With the Conference Finals now upon us, there has been one big thing about each of the four teams remaining, and each of the 16 playoff teams as a matter of fact. Each has at least one go-to guy, some have more, but every last one of them has at least one. Even the eighth and seventh seeded teams from each conference had at least one of these guys. The guy everyone in the building knows is going to come up large in the clutch and indeed does so more often than not.
But, if you look at the Denver Nuggets roster, you can’t really put your finger on that big time player. There are guys who have stepped up, but can you count on them? Let’s line ‘em up, shall we?
Ty Lawson – The Nuggets’ best player this season was without any doubt Ty Lawson, but was he born with the much fabled clutch gene? Well, there was the huge game-winning shot against OKC last season, but that shot will probably be remembered more for his shimmy after the shot than the shot itself. With that, though, that’s kind of the end of his clutch list. Everybody remembers sitting helplessly by as former coach George Karl tried to push Ty into the closer role that just didn’t suit him. After one of Karl’s play calls for Ty and the seemingly inevitable disaster that resulted, we fans were all left asking why over and over again. So, was Lawson lucky enough for that elusive clutch gene? Doesn’t seem so.
Randy Foye – In just one season with the Denver Nuggets, Randy Foye already has one spectacular buzzer-beater against the Clippers. After a rough start, Foye found his groove in the Mile High City and finished the season as one of coach Brian Shaw’s most trusted players. Foye had the second most three-pointers made in Nuggets’ history, and as that shot against the Clips showed, he will take them in the clutch. But, much like his backcourt mate Lawson, this is one of just a very few clutch highlights for Foye, so that counts against him here.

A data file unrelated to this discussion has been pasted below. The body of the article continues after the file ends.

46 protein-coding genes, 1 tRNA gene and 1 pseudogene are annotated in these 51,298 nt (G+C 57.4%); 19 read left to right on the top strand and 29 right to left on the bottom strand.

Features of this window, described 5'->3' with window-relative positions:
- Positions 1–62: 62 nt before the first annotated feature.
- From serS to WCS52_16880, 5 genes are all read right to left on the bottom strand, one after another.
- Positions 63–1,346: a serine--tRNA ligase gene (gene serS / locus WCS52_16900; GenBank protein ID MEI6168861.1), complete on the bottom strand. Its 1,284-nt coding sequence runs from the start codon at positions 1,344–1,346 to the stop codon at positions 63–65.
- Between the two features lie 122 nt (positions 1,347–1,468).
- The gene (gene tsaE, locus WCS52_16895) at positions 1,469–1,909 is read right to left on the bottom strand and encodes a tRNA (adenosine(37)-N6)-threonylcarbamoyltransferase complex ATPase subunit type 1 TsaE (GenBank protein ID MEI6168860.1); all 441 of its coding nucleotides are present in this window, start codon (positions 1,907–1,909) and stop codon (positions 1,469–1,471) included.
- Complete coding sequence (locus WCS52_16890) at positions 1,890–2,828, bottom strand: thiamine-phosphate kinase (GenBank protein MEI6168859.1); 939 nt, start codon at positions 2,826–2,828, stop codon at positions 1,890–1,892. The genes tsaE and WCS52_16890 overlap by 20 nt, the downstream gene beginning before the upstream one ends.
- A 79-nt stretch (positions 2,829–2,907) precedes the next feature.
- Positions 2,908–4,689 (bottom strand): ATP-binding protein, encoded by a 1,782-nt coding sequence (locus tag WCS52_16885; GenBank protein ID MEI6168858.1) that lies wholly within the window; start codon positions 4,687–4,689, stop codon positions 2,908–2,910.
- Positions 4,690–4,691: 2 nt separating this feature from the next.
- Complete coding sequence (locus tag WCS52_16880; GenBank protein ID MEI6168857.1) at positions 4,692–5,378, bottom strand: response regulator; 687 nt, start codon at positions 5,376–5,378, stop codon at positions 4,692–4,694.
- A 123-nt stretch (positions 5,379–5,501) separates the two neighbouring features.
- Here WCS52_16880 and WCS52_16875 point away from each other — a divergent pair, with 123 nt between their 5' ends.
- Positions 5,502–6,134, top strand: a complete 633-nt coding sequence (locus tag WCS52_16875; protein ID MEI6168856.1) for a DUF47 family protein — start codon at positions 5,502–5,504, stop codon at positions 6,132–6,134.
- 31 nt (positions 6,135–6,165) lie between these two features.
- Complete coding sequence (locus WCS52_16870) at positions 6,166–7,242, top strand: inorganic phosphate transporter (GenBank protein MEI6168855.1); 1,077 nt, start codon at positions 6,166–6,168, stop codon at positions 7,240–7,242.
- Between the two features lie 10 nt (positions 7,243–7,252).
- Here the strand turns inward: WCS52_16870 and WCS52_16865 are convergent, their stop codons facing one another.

Kenneth Faried – The Manimal, fan favorite, high flyer, high-motor, some quick and easy (and accurate) descriptions of the Denver Nuggets’ burgeoning All-Star Kenneth Faried. Normally, Faried would be nowhere near this conversation as big men rarely are, but Faried consistently got plenty of run in crunch time when he bought in to Shaw’s coaching and became a trusted asset after the All-Star break. This trust was crystalized when Faried was given the ball late against the Golden State Warriors. Magic ensued. The Manimal hasn’t been given many opportunities like this in his career, but if he plays next season like he did in the second half of this year, that will surely change.
Danilo Gallinari – Two years ago, Danilo Gallinari was Denver’s most clutch player hands down, no question. Game winning shot after game winning shot fell for the Italian forward. The only thing that prevented him from having more was George Karl’s Ty Lawson-related stubbornness. There are a couple knocks against Gallinari for this role, however, and one is quite large. He missed this entire season after his knee exploded near the end of last season, so now we’ll have to see if he remains assertive in a new offense and if he’s even close to the player he was two seasons ago. The other, much smaller knock against Gallo is his lack of dominance. He might be able to make those clutch shots, but he won’t dominate the last five minutes of a game the way the go-to guys who led their teams to the playoffs can.
So, do the Denver Nuggets have that big time player who dominates the clutch with his over developed clutch gene? No. Not yet, anyway. With the continued development of Faried, the return of Gallinari, the growth of Lawson and a promising draft pick all coming down the pike this upcoming season, the verdict may very well change. Here’s hoping.